Griffo supports Brittany’s Law, database for domestic violence offenders
ALBANY — Senator Joseph A. Griffo, R-47, Rome, joined his colleagues Wednesday in the New York State Senate to urge the state assembly to pass the Domestic Violence Prevention Act, also known as “Brittany’s Law.” The law, if passed, would develop a statewide database for domestic violence offenders.
“People should know if the man or woman they are considering a relationship with has punched, beat or choked another person in a past crime of domestic violence,” Griffo said. “How many times must a violent abuser show they are capable of severely hurting someone before we accept their potential victims have a right to protect themselves?”
Senators Catherine Young, R-57, and Pam Helming, R-54, stood with Griffo in support of the law. Assembly Minority Leader Brian M. Kolb, R-Canandaigua, urged his fellow assembly members to pass the law. “The senate has overwhelmingly passed Brittany’s Law six times, with bipartisan support, but Assembly Democrats have refused to address the scourge of domestic violence,” Kolb said. “Their obstruction is inexplicable, irresponsible and unacceptable.”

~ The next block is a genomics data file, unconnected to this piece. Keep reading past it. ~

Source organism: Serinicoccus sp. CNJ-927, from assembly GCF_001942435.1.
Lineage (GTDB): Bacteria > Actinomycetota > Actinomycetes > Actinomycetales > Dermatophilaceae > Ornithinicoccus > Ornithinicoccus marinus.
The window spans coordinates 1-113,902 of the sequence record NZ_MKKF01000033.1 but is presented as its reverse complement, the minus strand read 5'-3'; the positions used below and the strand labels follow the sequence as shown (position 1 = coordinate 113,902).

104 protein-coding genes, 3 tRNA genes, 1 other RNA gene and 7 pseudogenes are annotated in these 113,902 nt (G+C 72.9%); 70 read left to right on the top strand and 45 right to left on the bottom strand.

Brittany’s Law would require convicted domestic violence offenders to register with the state Division of Criminal Justice Services upon parole or release from incarceration, hospitalization or institutionalization.
The information would then be available to the public through a registry similar to the one use for sexual offenders under Megan’s Law. Megan’s Law is also known as the Sex Offender Registration Act.
Under Megan’s Law, sex offenders are required to register with the State after conviction, or if they serve time in prison, upon their release, and also notify the registry when they relocate. Sex offenders who move to New York from another state also must register. There are more than 14,000 convicted sex offenders registered in New York State under the law.
Anyone interested in finding registered sex offenders in their area may dial 1-800-262-3257.
Brittany’s Law was drafted in response to the murder of 12-year-old Brittany Passalacqua and her mother, Helen Buchel, of Geneva, Wayne County. John Edward Brown had been released from prison after serving two-and-a-half years after assaulting his infant daughter in 2003. Buchel was unaware of his past and began dating him.
Brittany’s grandmothers, Dale Driscoll and Joan Tandle, joined Griffo in support of the law.
“There is no bringing Helen and Brittany back, but what we can do is learn from this to protect other victims. To continue to ignore this issue is unconscionable,” Driscoll said.
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